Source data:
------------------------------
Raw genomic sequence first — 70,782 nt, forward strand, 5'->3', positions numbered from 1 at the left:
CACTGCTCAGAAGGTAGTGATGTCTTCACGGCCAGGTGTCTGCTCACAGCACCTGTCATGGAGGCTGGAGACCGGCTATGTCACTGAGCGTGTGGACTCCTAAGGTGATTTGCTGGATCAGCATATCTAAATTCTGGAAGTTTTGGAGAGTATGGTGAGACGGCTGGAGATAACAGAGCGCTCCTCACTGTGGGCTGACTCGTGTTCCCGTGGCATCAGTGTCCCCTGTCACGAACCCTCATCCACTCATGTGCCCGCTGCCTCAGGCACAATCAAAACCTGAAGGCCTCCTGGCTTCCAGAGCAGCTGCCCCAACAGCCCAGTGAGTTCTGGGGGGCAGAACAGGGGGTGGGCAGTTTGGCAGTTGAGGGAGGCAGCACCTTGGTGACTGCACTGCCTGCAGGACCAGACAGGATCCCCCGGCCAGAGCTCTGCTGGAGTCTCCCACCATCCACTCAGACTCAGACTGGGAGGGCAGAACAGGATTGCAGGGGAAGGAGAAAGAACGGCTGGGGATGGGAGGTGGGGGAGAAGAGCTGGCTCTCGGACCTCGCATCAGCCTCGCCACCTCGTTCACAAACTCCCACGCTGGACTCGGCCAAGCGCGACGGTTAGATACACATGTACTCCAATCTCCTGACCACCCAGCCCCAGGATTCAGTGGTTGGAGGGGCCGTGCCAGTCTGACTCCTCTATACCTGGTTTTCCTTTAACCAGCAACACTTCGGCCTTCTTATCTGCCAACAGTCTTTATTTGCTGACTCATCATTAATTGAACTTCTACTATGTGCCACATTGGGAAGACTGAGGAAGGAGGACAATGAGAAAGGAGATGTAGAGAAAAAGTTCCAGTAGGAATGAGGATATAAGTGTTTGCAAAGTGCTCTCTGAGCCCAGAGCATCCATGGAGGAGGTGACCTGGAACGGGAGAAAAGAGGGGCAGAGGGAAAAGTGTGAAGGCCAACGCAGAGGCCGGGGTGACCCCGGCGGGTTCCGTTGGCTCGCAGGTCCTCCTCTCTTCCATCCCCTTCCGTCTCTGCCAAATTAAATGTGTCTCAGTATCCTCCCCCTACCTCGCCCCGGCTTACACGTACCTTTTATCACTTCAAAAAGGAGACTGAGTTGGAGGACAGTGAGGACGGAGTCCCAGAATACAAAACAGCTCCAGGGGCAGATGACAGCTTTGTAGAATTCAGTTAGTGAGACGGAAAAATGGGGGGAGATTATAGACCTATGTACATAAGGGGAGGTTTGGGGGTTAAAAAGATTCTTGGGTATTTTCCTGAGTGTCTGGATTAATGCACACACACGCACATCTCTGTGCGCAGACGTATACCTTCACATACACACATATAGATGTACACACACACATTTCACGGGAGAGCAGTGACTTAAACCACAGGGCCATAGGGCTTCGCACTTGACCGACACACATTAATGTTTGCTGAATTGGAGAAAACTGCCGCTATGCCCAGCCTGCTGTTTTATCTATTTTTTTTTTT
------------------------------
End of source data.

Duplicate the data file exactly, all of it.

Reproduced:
Raw genomic sequence first — 70,782 nt, forward strand, 5'->3', positions numbered from 1 at the left:
CACTGCTCAGAAGGTAGTGATGTCTTCACGGCCAGGTGTCTGCTCACAGCACCTGTCATGGAGGCTGGAGACCGGCTATGTCACTGAGCGTGTGGACTCCTAAGGTGATTTGCTGGATCAGCATATCTAAATTCTGGAAGTTTTGGAGAGTATGGTGAGACGGCTGGAGATAACAGAGCGCTCCTCACTGTGGGCTGACTCGTGTTCCCGTGGCATCAGTGTCCCCTGTCACGAACCCTCATCCACTCATGTGCCCGCTGCCTCAGGCACAATCAAAACCTGAAGGCCTCCTGGCTTCCAGAGCAGCTGCCCCAACAGCCCAGTGAGTTCTGGGGGGCAGAACAGGGGGTGGGCAGTTTGGCAGTTGAGGGAGGCAGCACCTTGGTGACTGCACTGCCTGCAGGACCAGACAGGATCCCCCGGCCAGAGCTCTGCTGGAGTCTCCCACCATCCACTCAGACTCAGACTGGGAGGGCAGAACAGGATTGCAGGGGAAGGAGAAAGAACGGCTGGGGATGGGAGGTGGGGGAGAAGAGCTGGCTCTCGGACCTCGCATCAGCCTCGCCACCTCGTTCACAAACTCCCACGCTGGACTCGGCCAAGCGCGACGGTTAGATACACATGTACTCCAATCTCCTGACCACCCAGCCCCAGGATTCAGTGGTTGGAGGGGCCGTGCCAGTCTGACTCCTCTATACCTGGTTTTCCTTTAACCAGCAACACTTCGGCCTTCTTATCTGCCAACAGTCTTTATTTGCTGACTCATCATTAATTGAACTTCTACTATGTGCCACATTGGGAAGACTGAGGAAGGAGGACAATGAGAAAGGAGATGTAGAGAAAAAGTTCCAGTAGGAATGAGGATATAAGTGTTTGCAAAGTGCTCTCTGAGCCCAGAGCATCCATGGAGGAGGTGACCTGGAACGGGAGAAAAGAGGGGCAGAGGGAAAAGTGTGAAGGCCAACGCAGAGGCCGGGGTGACCCCGGCGGGTTCCGTTGGCTCGCAGGTCCTCCTCTCTTCCATCCCCTTCCGTCTCTGCCAAATTAAATGTGTCTCAGTATCCTCCCCCTACCTCGCCCCGGCTTACACGTACCTTTTATCACTTCAAAAAGGAGACTGAGTTGGAGGACAGTGAGGACGGAGTCCCAGAATACAAAACAGCTCCAGGGGCAGATGACAGCTTTGTAGAATTCAGTTAGTGAGACGGAAAAATGGGGGGAGATTATAGACCTATGTACATAAGGGGAGGTTTGGGGGTTAAAAAGATTCTTGGGTATTTTCCTGAGTGTCTGGATTAATGCACACACACGCACATCTCTGTGCGCAGACGTATACCTTCACATACACACATATAGATGTACACACACACATTTCACGGGAGAGCAGTGACTTAAACCACAGGGCCATAGGGCTTCGCACTTGACCGACACACATTAATGTTTGCTGAATTGGAGAAAACTGCCGCTATGCCCAGCCTGCTGTTTTATCTATTTTTTTTTTT